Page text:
Environmental

Site 11

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Site 11: Production Well “F”

Background

Site 11 originally consisted of a boiler house (Building 215), fuel oil storage area, and a deep bedrock production well known as F-Well. The original boiler house, built in the late-1950s, was approximately 1,000square feet and housed a single boiler unit. In 1961, F-Well was installed adjacent to Building 215 to provide potable water to Plant 1 as well as to the boiler housed in Building 215. Following its installation, attempts to use F-Well were unsuccessful due to sand flowing into the well through fractures in the bedrock and as a result F-Well was never put into production.

In 1962, an addition was added to the boiler house that doubled its size and the number of boilers. During this expansion, F-Well was covered by the building addition’s foundation. In the late-1980s, the boiler house was decommissioned.

In 1995, an advanced site inspection (ASI) was conducted to characterize potential groundwater and soil contamination in and around F-Well and a former oil pit. Prior to the ASI, the facility removed the former oil pit and any visibly contaminated soil. The ASI identified a limited area of soil contamination and an area of alluvial and bedrock groundwater contamination. Furthermore, light aqueous phase liquid (LNAPL) and dense aqueous phase liquid (DNAPL) were detected in F-Well during a downhole video camera survey and over-drilling activity. The LNAPL and DNAPL were removed during the over-drilling activity.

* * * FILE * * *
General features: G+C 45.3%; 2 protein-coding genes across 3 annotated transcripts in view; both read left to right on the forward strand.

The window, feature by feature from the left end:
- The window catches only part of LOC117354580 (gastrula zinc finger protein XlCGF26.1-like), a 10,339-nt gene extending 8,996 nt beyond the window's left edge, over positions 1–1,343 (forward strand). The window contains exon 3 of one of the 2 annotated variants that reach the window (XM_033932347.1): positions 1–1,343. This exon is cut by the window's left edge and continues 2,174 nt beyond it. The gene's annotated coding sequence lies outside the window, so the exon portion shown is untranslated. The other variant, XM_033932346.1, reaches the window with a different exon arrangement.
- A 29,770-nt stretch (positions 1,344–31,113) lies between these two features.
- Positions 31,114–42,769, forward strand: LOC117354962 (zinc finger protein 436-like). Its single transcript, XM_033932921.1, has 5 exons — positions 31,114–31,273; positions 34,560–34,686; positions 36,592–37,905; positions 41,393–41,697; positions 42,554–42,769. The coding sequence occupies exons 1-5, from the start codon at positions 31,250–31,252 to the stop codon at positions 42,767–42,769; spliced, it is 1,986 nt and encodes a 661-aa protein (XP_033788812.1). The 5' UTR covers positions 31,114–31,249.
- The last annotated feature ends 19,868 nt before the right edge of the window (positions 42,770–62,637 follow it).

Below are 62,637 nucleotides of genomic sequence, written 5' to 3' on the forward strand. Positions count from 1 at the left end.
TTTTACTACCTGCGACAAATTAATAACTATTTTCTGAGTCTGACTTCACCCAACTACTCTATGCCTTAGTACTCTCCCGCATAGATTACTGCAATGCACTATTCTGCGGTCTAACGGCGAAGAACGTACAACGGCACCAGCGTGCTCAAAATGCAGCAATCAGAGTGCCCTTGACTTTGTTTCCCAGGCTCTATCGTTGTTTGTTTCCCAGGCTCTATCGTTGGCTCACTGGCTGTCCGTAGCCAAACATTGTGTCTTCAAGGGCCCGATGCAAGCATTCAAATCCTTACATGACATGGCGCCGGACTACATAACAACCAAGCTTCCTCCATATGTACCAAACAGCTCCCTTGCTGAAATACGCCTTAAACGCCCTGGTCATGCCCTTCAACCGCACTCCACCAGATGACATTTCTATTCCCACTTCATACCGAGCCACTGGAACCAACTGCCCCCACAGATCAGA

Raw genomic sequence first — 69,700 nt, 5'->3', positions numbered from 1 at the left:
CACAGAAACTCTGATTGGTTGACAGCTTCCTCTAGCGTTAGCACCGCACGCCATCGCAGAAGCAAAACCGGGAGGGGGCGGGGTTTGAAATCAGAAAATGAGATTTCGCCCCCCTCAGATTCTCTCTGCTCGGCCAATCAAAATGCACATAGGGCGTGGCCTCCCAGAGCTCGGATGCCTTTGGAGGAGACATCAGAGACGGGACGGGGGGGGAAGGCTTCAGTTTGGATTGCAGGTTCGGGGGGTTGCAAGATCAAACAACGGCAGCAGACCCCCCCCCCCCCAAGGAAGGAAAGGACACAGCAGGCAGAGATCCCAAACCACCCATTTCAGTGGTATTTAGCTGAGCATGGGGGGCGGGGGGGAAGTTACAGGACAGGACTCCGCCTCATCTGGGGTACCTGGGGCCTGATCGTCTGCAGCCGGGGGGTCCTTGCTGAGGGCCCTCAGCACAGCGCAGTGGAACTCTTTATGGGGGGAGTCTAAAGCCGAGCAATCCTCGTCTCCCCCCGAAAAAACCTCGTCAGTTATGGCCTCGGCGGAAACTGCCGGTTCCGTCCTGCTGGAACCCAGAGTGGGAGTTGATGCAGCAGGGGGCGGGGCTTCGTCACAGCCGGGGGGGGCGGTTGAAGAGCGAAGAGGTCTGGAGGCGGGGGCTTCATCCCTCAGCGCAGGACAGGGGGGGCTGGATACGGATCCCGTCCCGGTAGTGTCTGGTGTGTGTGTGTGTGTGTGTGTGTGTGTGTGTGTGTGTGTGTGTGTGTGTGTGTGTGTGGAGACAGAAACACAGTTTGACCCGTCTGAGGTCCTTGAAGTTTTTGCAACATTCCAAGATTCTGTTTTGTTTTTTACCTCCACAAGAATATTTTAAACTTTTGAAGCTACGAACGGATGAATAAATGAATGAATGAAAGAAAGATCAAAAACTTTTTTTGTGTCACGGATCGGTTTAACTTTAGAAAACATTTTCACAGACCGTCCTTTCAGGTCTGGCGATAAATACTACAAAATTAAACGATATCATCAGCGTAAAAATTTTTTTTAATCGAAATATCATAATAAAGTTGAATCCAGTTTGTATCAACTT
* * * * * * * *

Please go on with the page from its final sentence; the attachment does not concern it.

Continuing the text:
Several investigations were conducted following the ASI, identifying volatile organic compounds and inorganic contamination in groundwater.

 

A Record of Decision (ROD) for Site 11 was signed in January 2012 (the ROD document was combined for Sites 11 and 12 because of their close proximity to each other and similar contaminants). The selected remedy for Site 11 is focused enhanced anaerobic biodegradation, monitored natural attenuation, and institutional controls. Remedial action at Site 11 took place on November 2012 and included injection of a carbon-containing material to the groundwater to treat chlorinated compounds using enhanced reductive dechlorination, in accordance with the ROD. LTM activities, including groundwater sampling, are conducted on an annual basis, and the results are documented in progress reports.

Detailed information from previous investigations conducted at Site 11 is available in the Administrative Record.

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